Impact of Russia Ukraine Conflict on Singapore Economy

The conflict between Russia and Ukraine has impacted the entire world and Singapore is no exception. Tensions between the two countries could impact the global economy and contribute to rising living costs.

Despite Singapore’s limited ties with Russia and Ukraine, Singapore has an import value of $1.32 Billion from Russia, out of which $1.09B is “Refined Petroleum.” Hence, any prolonged political disaster or war would highly impact the Singapore economy, mainly its businesses.

From fuel prices to food inflation, we look at how the Russia and Ukraine war has affected the Singapore Economy.


1. Higher pump prices

Russia, after Saudi Arabia, is the world’s second-largest oil exporter, shipping approximately five million barrels of crude oil per day.

As the crisis worsened, it triggered an energy crisis, driving up oil and gas prices.

The Russia-Ukraine conflict has aggravated price volatility through supply-chain disruptions, trade restrictions, and sanctions. With Russia being the world’s second-largest oil exporter and Singapore importing a significant share for its energy needs, Singapore hasn’t been immune to the skyrocketing petrol prices leading, inter alia, to taxi operators raising fares.


2. Supply chain disruption and further inflation risk

Global supply chains had already been hammered by the Covid-19 related challenges and have been further dislocated by geopolitical tensions, the Russia-Ukraine conflict.

Western nations have imposed sanctions on Russia, hurting their economy and trade partners, which rely on its energy imports.

Furthermore, tensions and sanctions have also yielded in energy supply disruptions and hampered the already burdened supply chains, leading to further inflation risks.

Unlike bigger countries, Singapore faced limitations in on-shoring supply chains.


3. Increase in electricity costs

In recent months, high energy costs have troubled global markets, with gas reaching new highs.

In Singapore, most households have experienced higher electricity bills since Jan 2022, with the electricity tariff going up by more than 5% on the back of rising fuel prices.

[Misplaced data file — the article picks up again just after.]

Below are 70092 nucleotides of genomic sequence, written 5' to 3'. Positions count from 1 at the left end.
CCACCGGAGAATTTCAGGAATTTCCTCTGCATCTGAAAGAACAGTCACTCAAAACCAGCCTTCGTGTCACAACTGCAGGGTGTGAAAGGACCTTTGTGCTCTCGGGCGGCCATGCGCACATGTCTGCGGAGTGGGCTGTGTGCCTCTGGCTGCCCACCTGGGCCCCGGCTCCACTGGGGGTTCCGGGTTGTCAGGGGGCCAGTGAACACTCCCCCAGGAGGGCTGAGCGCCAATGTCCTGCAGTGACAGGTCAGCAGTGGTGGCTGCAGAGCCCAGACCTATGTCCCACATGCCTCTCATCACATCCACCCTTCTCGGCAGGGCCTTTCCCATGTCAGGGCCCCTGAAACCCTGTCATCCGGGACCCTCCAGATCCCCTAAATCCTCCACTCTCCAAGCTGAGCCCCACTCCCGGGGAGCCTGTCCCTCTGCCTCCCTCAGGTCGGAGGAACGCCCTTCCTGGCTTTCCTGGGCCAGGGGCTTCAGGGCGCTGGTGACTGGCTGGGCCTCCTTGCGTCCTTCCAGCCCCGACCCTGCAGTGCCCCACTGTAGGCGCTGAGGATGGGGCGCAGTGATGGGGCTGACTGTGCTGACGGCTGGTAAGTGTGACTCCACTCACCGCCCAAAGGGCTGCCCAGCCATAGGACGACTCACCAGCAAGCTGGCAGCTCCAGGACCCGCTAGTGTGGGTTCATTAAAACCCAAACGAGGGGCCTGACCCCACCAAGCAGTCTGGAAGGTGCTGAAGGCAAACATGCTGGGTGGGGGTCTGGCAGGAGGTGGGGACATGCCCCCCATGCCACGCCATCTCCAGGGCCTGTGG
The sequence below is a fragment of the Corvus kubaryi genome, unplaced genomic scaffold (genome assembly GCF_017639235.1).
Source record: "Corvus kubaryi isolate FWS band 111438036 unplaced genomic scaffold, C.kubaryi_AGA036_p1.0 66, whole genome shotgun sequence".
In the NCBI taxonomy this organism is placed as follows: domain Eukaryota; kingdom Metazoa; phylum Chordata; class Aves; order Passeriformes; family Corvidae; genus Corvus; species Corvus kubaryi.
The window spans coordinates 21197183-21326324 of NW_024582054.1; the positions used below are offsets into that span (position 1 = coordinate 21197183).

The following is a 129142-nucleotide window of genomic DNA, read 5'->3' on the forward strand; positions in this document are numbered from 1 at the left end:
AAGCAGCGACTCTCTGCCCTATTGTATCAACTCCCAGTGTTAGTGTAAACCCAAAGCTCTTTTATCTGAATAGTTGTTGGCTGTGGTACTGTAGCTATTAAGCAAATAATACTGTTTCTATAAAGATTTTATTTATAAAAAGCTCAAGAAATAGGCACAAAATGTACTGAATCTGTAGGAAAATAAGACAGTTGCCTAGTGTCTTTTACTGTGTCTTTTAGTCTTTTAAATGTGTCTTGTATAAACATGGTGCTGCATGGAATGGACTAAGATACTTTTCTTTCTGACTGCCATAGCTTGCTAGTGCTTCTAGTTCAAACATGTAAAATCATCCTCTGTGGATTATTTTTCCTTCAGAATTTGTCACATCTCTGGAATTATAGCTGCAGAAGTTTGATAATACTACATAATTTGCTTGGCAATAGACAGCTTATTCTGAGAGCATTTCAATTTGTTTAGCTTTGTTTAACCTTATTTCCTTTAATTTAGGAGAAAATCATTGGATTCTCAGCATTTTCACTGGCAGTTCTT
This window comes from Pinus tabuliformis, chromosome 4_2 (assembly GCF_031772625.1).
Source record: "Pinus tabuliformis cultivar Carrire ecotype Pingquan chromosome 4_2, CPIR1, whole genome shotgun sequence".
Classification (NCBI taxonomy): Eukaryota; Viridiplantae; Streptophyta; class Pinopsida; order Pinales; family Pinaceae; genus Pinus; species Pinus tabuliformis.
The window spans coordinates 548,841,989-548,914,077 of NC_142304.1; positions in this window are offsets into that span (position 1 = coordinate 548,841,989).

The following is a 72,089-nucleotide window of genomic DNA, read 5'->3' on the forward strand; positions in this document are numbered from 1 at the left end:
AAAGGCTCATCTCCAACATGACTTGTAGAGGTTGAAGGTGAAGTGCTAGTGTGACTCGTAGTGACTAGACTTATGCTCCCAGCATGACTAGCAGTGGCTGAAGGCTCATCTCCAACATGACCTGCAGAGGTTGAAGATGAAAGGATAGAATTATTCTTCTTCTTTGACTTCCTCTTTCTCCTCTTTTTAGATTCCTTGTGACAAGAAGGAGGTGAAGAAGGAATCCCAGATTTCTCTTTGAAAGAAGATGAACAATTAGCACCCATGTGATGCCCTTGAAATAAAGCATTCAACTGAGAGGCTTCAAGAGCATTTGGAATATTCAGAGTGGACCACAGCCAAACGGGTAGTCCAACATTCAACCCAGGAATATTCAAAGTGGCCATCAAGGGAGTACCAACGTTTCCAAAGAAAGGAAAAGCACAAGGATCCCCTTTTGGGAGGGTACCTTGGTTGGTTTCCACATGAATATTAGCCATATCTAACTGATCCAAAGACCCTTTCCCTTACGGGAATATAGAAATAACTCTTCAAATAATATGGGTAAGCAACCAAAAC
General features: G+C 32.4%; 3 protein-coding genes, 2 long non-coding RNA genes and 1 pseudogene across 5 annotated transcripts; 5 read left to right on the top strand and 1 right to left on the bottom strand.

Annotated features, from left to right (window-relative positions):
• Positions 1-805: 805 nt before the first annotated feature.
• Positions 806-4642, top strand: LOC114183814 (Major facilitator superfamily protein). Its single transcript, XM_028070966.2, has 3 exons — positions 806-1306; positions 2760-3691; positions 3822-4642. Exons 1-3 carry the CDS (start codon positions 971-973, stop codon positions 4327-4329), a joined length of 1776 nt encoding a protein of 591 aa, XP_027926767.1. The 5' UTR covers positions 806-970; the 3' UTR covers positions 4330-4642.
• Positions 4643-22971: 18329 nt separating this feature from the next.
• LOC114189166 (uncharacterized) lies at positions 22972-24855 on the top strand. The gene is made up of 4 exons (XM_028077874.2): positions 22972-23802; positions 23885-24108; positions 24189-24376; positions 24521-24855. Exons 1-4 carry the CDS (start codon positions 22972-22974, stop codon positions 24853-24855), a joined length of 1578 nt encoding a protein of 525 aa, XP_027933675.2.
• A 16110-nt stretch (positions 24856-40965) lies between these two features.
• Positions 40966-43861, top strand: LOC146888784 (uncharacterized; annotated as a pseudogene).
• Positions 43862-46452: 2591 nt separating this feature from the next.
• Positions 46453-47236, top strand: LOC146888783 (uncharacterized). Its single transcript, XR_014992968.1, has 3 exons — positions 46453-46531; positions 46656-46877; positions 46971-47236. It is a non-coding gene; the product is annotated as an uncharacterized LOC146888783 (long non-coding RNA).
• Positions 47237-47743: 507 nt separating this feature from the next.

4. Higher food inflation

The situation in Ukraine has influenced inflation expectations, with prices of food staples such as wheat and corn skyrocketing.

Ukraine is the world’s third-biggest maize exporter and fourth-largest wheat exporter, with Russia being the world’s largest wheat exporter.

In January, food inflation was one of the critical causes of increasing consumer prices in Singapore, up 2.6 percent year on year due to higher inflation for non-cooked and prepared foods.


How will this impact businesses in Singapore?

The price of several goods in Singapore may rise due to Russia’s hostilities with Ukraine.

The influence of the Ukrainian crisis extends beyond oil and gas prices because oil and gas are “inputs” into the more significant energy sector.

Oil refining produces gasoline and natural gas, which are widely utilized in energy generation in many nations, including Singapore, which relies mainly on natural gas for power generation.

Increased oil costs have impacted many businesses in Singapore.


Food Industry:

Russia and Ukraine are essential exporters of barley, maize, and sunflower seeds, among other items, and account for over 25% of global wheat production.

Tensions between the two countries may raise the cost of agricultural output in the global food market by raising fuel and fertilizer prices, reducing harvests, and increasing transportation expenses


Metal Industry:

Metal shortages will drive up the cost of metals and items derived from them.

Russia exports over half of all nickel, palladium, aluminum, and platinum in the world (49 percent, 42 percent, and 26 percent, and 13 percent respectively) (13 percent ). Steel and copper are also important exports for the country.

Ukraine produces 70% of the world’s neon, 40% of krypton, and 30% of xenon, all of which are needed to make microchips.

Supply disruptions in these commodities might have a big impact on the manufacturing industry, which makes stainless steel, sensors, transistors, and chips.


Agricultural Industry:

The conflicts would worsen strains in global supply as Ukraine is one of the largest suppliers of food grain, second only to the US. Russia and Ukraine together export a quarter of the world’s wheat.

Dr. Ghosh, the principal investigator of the DBS-SKBI Singapore Index of Inflation Expectations project, stated that a pause in manufacturing and production would lead to higher prices of Agriculture supply. Moreover, the higher cost of natural gas, the main fertilizer component, could increase crop prices.

Food prices could see triple-whammy effects from rising fuel prices, reduced production because of conflicts and delivery bottlenecks, and supply chain problems caused by the resulting sanctions.

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Frequently Asked Questions

Ukraine’s main exports to Singapore are raw iron bars ($61 million), hot-rolled iron ($46.9 million), and other steel bars ($19.8 million).

Russia’s main exports to Singapore were refined petroleum ($1.09 billion), crude petroleum ($68.3 million), and raw nickel ($37.9 million).

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